A lot went into writing your favorite song, but how much do you really know about it? This week Seattle singer-songwriter Allie Coy delves into performing at the FolkLife festival, learning to write with a full band in mind, and being happy regardless of the situation.
Song: "Garey's Song"
Album: Folky, Indie Sh*t
Release Date: December 19
When it was written: March 2012, over the course of a couple days.
Where it was written: In my living room in Tukwila, Washington.
Favorite line in the song: It's really hard to come up with just one favorite line. If I really had to pick, I'd say, "You never thought you'd leave your lover, but I knew it through and through." Which is silly, considering that it's possibly the least poetic line out of the entire song, but heck. It sums up pretty much every single feeling I had while writing the lyrics. I was bitter, resentful, and hurting more than I ever had in my entire life, and a tiny voice in the back of my head just kept saying, "I told you so."Which part was the hardest to come up with: Most of my stuff is pretty simple and straightforward, but this was the first song that I wrote with the intention to include other musicians. It was a bit of a brain exercise, picking apart the different points where I could add harmonies or multiple instruments. Unfortunately, the band is no more, and it was a bit of a struggle to recapture the fullness and body of the song by myself.
On the other hand, I'm not the world's best lyricist. This was the first time I'd ever tried to be poetic and meaningful - most of my songs are guilty of being catchy and shallow. I had to shift over into a completely different style of writing, which was interesting and also rewarding. This is possibly my favorite song I've ever written.
If you could go back and change anything, what would it be: I would have definitely recorded it with my band. The song used to start off with the most beautiful sweeping octaves on cello and erhu, which I really miss.
Odd fact about song: The first time I played it completely through, I was pretty nervous about the way that it had come together. So instead of playing it for people, I played it to my cat enough times that I understood the ins and outs of the harmonies I had created in my mind, and only when I thought it sounded perfect did I show it to my band. We played it at the Folk Life Festival as our closing song without much practice, but it was smooth enough that I almost started crying on stage. Yep, I'm a tad bit emotional.
What was your inspiration for writing the song: This is a long story, so I'll keep it short. I moved to Seattle with a guy that I had been dating for a few months (yes, very bad decision) without knowing that he was actually manic-depressive. When I had met him, he had been going through one of his manic swings, and as soon as we moved to Seattle, he swung downward into a depression. Pretty soon, he spiraled out of control and started begging me to move back home with him. I refused, and after three months of living here, he moved back without me. At the same time, I was laid off from my job, leaving me with no way to pay my $1000 rent on my very nice apartment. He promised me he would move back as soon as he finished up some things back home, and I knew that would never happen. After his second visit, he called me one night and told me he had found someone else. Cue angry song-writing.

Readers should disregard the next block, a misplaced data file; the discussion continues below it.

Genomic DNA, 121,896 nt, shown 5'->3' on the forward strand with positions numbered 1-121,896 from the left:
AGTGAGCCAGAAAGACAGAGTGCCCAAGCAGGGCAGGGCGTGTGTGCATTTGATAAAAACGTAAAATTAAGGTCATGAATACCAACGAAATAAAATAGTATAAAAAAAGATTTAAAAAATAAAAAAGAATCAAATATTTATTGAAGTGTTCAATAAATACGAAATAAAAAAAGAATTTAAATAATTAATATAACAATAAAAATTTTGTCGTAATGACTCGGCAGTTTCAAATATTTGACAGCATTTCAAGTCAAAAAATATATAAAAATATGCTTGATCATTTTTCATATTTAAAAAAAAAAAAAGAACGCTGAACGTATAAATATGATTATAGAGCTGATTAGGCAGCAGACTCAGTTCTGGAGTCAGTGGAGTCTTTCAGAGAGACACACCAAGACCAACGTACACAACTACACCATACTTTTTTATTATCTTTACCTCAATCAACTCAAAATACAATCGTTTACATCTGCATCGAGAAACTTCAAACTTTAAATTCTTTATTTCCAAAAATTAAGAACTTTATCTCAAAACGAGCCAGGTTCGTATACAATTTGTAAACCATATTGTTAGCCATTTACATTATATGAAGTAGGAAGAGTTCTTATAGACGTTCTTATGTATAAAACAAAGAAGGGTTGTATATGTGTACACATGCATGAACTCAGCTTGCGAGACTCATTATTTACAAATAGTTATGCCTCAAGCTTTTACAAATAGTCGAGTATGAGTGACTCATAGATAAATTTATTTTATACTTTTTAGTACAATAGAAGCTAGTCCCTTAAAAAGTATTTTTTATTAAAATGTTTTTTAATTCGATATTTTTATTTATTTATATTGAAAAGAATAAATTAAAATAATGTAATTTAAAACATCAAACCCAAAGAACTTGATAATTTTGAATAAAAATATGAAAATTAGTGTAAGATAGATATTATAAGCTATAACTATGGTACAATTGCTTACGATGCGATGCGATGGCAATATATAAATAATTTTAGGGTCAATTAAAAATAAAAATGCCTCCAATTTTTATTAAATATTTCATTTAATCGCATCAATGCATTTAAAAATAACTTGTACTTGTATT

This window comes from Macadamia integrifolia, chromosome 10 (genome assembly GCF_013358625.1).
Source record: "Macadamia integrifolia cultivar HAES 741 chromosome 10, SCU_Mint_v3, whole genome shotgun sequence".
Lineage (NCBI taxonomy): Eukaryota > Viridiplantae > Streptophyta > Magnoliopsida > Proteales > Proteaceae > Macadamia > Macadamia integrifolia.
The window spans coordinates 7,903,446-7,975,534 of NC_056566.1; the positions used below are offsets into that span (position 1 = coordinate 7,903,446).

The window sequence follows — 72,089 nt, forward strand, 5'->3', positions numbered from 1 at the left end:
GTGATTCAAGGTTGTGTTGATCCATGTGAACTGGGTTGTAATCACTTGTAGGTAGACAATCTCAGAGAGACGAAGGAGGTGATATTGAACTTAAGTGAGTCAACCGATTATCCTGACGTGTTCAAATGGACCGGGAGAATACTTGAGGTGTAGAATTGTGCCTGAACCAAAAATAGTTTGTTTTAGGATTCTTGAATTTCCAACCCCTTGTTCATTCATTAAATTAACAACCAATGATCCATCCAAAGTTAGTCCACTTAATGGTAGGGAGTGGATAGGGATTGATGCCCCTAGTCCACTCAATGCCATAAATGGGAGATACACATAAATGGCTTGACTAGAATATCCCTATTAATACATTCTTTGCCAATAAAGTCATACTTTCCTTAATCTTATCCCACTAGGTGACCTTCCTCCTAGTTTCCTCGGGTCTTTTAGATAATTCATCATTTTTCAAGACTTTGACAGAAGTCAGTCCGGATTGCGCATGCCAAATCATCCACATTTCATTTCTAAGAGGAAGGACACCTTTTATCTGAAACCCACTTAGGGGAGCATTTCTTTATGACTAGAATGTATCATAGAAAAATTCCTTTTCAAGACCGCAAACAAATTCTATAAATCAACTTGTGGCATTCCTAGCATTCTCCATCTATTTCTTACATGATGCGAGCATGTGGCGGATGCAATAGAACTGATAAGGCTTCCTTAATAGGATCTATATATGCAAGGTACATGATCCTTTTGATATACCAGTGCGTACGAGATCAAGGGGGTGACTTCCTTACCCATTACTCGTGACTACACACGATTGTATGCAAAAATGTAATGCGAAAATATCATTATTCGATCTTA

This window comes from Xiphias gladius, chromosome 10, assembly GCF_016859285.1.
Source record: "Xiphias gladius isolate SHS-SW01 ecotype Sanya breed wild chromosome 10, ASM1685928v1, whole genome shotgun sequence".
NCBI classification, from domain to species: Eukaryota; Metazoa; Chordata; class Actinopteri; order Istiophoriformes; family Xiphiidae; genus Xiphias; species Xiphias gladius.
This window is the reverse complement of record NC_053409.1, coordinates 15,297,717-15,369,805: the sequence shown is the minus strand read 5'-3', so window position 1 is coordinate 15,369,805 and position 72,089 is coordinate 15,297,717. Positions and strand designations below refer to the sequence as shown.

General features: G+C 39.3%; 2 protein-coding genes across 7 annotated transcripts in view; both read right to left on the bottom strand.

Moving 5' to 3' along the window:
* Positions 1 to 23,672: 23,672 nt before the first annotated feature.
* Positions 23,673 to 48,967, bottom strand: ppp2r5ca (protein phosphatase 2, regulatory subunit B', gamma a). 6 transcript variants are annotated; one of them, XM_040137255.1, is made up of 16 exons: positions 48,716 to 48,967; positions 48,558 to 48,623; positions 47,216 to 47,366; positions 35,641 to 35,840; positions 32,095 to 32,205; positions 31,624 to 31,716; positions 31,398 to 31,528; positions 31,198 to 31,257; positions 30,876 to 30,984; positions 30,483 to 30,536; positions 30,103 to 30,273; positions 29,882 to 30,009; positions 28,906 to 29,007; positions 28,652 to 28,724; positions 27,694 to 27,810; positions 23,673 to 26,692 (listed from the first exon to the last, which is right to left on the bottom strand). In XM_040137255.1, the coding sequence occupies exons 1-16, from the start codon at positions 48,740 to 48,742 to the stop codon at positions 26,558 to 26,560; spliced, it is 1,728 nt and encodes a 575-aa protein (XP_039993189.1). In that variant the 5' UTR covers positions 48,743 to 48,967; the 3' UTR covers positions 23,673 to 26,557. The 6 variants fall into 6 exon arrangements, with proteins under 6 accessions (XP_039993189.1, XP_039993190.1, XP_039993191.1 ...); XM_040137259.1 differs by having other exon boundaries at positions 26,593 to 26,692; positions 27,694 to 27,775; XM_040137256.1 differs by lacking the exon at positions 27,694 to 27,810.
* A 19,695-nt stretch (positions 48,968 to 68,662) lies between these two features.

When was your favorite time performing it live: My favorite time, by far, was when I performed it for Folk Life. The crowd was fairly small, but they were attentive. It is a fairly long song, and I was very happy to see that by the end of the six minutes, we had roped in quite a lot of passersby and our audience had at least doubled. It was a pretty great feeling. I got a little emotional and pretty soon, I had carried on the ending for at least 20 extra seconds.
What is the meaning behind the song: There are people that I've known that seem to be content with being unhappy. No one can change that but you. It took me years and years to realize that I'm the only person in charge of my emotions. Other people shouldn't be your reason for being happy - you should find the happiness within yourself. I made the mistake of trying to change someone who didn't want to be changed, and while it made a great learning experience and song, it was one of the hardest times of my life.